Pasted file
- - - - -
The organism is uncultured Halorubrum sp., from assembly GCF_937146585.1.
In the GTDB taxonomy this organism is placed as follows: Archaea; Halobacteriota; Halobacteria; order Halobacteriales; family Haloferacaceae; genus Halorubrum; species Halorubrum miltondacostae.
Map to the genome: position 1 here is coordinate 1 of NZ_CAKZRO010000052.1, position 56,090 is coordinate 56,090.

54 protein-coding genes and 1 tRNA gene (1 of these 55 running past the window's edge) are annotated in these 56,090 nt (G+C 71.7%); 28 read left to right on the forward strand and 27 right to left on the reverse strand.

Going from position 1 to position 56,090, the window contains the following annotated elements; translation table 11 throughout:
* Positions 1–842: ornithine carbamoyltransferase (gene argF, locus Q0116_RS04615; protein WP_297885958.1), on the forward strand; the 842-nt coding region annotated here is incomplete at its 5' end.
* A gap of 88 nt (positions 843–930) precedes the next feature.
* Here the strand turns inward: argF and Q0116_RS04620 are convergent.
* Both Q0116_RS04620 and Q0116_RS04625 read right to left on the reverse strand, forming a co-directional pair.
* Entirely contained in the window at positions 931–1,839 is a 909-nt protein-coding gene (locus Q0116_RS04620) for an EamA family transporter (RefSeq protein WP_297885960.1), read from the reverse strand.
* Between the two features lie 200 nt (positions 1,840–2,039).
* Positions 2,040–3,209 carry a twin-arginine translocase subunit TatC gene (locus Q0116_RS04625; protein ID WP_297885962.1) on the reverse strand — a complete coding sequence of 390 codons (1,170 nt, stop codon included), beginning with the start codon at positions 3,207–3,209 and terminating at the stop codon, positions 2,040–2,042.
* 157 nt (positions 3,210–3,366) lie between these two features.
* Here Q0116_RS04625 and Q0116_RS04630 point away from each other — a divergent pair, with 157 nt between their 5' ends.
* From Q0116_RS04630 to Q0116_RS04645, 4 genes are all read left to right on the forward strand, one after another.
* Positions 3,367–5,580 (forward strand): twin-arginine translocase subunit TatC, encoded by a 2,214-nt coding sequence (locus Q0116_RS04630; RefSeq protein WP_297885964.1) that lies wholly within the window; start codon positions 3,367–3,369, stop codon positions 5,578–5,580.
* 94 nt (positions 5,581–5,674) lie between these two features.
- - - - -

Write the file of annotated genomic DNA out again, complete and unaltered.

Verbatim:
The organism is uncultured Halorubrum sp., from assembly GCF_937146585.1.
In the GTDB taxonomy this organism is placed as follows: Archaea; Halobacteriota; Halobacteria; order Halobacteriales; family Haloferacaceae; genus Halorubrum; species Halorubrum miltondacostae.
Map to the genome: position 1 here is coordinate 1 of NZ_CAKZRO010000052.1, position 56,090 is coordinate 56,090.

54 protein-coding genes and 1 tRNA gene (1 of these 55 running past the window's edge) are annotated in these 56,090 nt (G+C 71.7%); 28 read left to right on the forward strand and 27 right to left on the reverse strand.

Going from position 1 to position 56,090, the window contains the following annotated elements; translation table 11 throughout:
* Positions 1–842: ornithine carbamoyltransferase (gene argF, locus Q0116_RS04615; protein WP_297885958.1), on the forward strand; the 842-nt coding region annotated here is incomplete at its 5' end.
* A gap of 88 nt (positions 843–930) precedes the next feature.
* Here the strand turns inward: argF and Q0116_RS04620 are convergent.
* Both Q0116_RS04620 and Q0116_RS04625 read right to left on the reverse strand, forming a co-directional pair.
* Entirely contained in the window at positions 931–1,839 is a 909-nt protein-coding gene (locus Q0116_RS04620) for an EamA family transporter (RefSeq protein WP_297885960.1), read from the reverse strand.
* Between the two features lie 200 nt (positions 1,840–2,039).
* Positions 2,040–3,209 carry a twin-arginine translocase subunit TatC gene (locus Q0116_RS04625; protein ID WP_297885962.1) on the reverse strand — a complete coding sequence of 390 codons (1,170 nt, stop codon included), beginning with the start codon at positions 3,207–3,209 and terminating at the stop codon, positions 2,040–2,042.
* 157 nt (positions 3,210–3,366) lie between these two features.
* Here Q0116_RS04625 and Q0116_RS04630 point away from each other — a divergent pair, with 157 nt between their 5' ends.
* From Q0116_RS04630 to Q0116_RS04645, 4 genes are all read left to right on the forward strand, one after another.
* Positions 3,367–5,580 (forward strand): twin-arginine translocase subunit TatC, encoded by a 2,214-nt coding sequence (locus Q0116_RS04630; RefSeq protein WP_297885964.1) that lies wholly within the window; start codon positions 3,367–3,369, stop codon positions 5,578–5,580.
* 94 nt (positions 5,581–5,674) lie between these two features.